President Donald J. Trump, Chief of Staff General John Kelly, and White House Homeland Security Adviser Tom Bossert speak with FEMA Administrator Brock Long regarding Hurricane Maria’s impact on Puerto Rico | September 20, 2017 (Official White House Photo by Shealah Craighead)

A few years later, the Jones Act of 1920 was authored by a different Jones, Rep. Wesley Jones of Washington (the 1917 Jones Act was sponsored by William Jones of Virginia), with the goal of protecting the US merchant marine from competition by foreign ships. Although this second Jones Act was not primarily concerned with US imperial possessions, its secondary effect was to tighten control of commerce in and out of Puerto Rico, further constraining its economy.

Together, the two Jones Acts represent the double bind of Puerto Ricans’ relationship to the US. Tied to the US by the permanence of US citizenship, Puerto Rican islanders nevertheless cannot vote in federal elections and have no proportional representation in Congress. The island’s single elected Resident Commissioner can vote in Congressional committee but can’t cast final votes on the House floor. When Senator John McCain proposed amendments to repeal the 1920 Jones Act in 2010, 2015, and 2016, citing its obsolescence and hindrance to free trade, the Puerto Rican Resident Commissioner was unable to cast a vote in support of the island’s economic interests.

A common justification for Puerto Ricans’ lack of equal representation in Congress is their exemption from federal taxes. But this is inaccurate. Puerto Ricans don’t pay personal federal income taxes – they pay a hefty income tax to the Commonwealth of Puerto Rico instead — but they do pay other federal taxes, including social security, Medicare, commodity taxes, and import and export taxes.

Puerto Ricans bear a greater burden than taxation without representation. They are also subject to the US military draft. American citizenship was imposed on Puerto Ricans without their consent just two months before the passage of the Selective Service Act of 1917, and at least 15,000 of them fought during the First World War. For a hundred years thereafter, Puerto Rican islanders have served in the US military – and thousands have died doing so — without a representative in Congress to vote for or against declarations of war.

The truth about Puerto Rico

Before facing the crisis of two major hurricanes in three weeks, Puerto Ricans were already grappling with an extended economic crisis that could have been staunched years ago were it not for Puerto Rico’s exclusion from US bankruptcy law. According to Noah Feldman, a professor of constitutional and international law at Harvard, Puerto Rico is “treated as a state in every regard except bankruptcy law, and it can’t change its bankruptcy law because it’s not a state” – that is, because it has no true representation in Congress.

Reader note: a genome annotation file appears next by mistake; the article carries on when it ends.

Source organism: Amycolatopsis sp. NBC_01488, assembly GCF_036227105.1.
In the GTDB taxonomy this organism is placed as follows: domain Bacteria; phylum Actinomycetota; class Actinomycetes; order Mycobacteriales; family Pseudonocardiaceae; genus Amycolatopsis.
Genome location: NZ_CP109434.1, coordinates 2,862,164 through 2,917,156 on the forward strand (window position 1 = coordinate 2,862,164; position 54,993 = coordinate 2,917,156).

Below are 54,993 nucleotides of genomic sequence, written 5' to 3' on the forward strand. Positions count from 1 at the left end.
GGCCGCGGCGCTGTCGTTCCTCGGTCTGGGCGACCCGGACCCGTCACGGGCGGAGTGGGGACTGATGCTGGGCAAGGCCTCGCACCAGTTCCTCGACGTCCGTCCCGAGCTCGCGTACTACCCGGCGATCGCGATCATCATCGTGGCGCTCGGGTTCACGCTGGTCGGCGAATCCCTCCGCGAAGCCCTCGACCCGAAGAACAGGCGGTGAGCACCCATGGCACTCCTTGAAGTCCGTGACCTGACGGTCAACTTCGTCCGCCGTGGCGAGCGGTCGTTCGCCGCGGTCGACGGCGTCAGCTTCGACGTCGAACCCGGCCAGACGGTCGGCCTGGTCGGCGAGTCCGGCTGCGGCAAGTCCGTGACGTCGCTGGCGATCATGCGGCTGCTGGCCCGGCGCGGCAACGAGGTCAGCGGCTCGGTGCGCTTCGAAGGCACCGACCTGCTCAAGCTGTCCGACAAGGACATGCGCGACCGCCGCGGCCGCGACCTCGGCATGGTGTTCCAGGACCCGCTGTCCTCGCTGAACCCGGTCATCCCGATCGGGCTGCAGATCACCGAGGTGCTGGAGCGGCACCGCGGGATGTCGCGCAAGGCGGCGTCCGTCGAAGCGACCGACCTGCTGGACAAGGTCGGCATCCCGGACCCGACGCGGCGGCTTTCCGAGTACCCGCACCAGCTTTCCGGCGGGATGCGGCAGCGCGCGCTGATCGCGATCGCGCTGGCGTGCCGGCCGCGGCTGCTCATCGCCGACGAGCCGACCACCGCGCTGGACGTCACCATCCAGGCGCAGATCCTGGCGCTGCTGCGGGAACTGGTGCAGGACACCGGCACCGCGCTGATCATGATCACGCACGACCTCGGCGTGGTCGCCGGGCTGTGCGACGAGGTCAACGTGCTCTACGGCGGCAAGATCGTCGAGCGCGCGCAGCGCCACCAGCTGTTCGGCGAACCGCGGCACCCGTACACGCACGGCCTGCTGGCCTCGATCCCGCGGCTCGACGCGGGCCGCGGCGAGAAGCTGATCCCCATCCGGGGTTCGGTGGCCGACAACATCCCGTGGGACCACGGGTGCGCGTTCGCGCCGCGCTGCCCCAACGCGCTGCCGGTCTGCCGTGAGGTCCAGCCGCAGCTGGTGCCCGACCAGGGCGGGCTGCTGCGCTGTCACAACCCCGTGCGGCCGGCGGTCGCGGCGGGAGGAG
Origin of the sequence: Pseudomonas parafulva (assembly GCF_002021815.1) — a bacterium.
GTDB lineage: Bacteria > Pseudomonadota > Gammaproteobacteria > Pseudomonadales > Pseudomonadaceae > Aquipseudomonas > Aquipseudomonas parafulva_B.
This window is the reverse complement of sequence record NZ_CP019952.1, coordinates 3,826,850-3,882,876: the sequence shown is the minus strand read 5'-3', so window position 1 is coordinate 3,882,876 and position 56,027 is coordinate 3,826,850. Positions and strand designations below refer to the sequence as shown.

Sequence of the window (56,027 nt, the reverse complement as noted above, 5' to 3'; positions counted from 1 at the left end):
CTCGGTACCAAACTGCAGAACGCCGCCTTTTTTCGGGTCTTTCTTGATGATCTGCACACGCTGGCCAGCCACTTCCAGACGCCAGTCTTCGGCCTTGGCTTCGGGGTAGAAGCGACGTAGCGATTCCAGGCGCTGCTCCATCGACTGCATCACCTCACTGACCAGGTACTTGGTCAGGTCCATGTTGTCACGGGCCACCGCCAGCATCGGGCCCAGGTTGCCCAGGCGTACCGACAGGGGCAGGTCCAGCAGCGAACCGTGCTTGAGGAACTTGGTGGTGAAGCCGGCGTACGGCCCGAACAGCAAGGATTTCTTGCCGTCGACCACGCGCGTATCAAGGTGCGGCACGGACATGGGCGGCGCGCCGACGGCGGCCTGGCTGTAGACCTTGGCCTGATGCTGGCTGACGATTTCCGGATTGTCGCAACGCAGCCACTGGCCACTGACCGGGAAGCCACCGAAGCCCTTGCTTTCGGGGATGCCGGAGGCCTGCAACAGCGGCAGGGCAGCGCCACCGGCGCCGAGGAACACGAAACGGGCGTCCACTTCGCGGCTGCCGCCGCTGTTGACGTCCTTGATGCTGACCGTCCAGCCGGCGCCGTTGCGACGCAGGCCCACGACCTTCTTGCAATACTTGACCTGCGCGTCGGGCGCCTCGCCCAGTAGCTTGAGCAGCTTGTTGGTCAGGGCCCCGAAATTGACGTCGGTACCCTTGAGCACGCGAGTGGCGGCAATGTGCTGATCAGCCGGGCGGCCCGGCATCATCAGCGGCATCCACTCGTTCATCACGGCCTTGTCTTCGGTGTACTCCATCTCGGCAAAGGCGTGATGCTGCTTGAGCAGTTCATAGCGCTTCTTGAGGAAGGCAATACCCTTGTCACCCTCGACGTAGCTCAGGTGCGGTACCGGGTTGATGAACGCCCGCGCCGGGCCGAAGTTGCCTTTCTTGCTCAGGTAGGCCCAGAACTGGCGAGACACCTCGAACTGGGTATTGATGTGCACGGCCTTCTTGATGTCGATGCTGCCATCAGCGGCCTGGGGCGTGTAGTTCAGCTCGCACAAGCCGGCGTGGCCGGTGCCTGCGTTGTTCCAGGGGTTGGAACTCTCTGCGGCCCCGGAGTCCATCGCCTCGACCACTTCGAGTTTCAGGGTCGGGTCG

When Donald Trump finally visited the island on October 3, he congratulated Puerto Ricans on maintaining a body count lower than that of “a real catastrophe like Katrina.” He also ribbed them in his paternalistic way about the cost of disaster relief:  “Hate to tell you, Puerto Rico, but you’ve thrown our budget a little out of whack…because we’ve spent a lot of money on Puerto Rico and that’s fine.” Never mind that that the reverse is more true: colonial oppression, including extraction of the island’s resources and human capital, has been throwing Puerto Rico’s budget out of whack for over a century. Trump was just trying to be friendly.

On so many matters, Trump’s ignorance, boundless and constant, defies belief. Yet somehow his cluelessness about Puerto Rico makes for a fitting caricature in a situation that has long been marked by absurd and willful incomprehension. Puerto Rico is a United States colony, and few Americans know this. It has been governed since 1898 with disregard and a false commitment to equality by the United States, the world’s standard-bearer of liberty and democracy. It is said that Colombian writer and Nobel laureate Gabriel García Márquez, while visiting Puerto Rico in the mid-1990s, was asked by a reporter why he had never written about the island, and replied, “If I told the truth about Puerto Rico, everyone would say I was making it up.”

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Note:  This article gives the views of the author, and not the position of USAPP– American Politics and Policy, nor of the London School of Economics.

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About the author 

Lorrin ThomasRutgers University-Camden
Lorrin Thomas is an associate professor and chair of the history department at Rutgers University-Camden. She is the author of Puerto Rican Citizen: History and Political Identity in Twentieth Century New York City (University of Chicago Press, 2010) and, with Aldo Lauria Santiago, of the forthcoming book Rethinking the Struggle for Puerto Rican Rights (Routledge, 2018).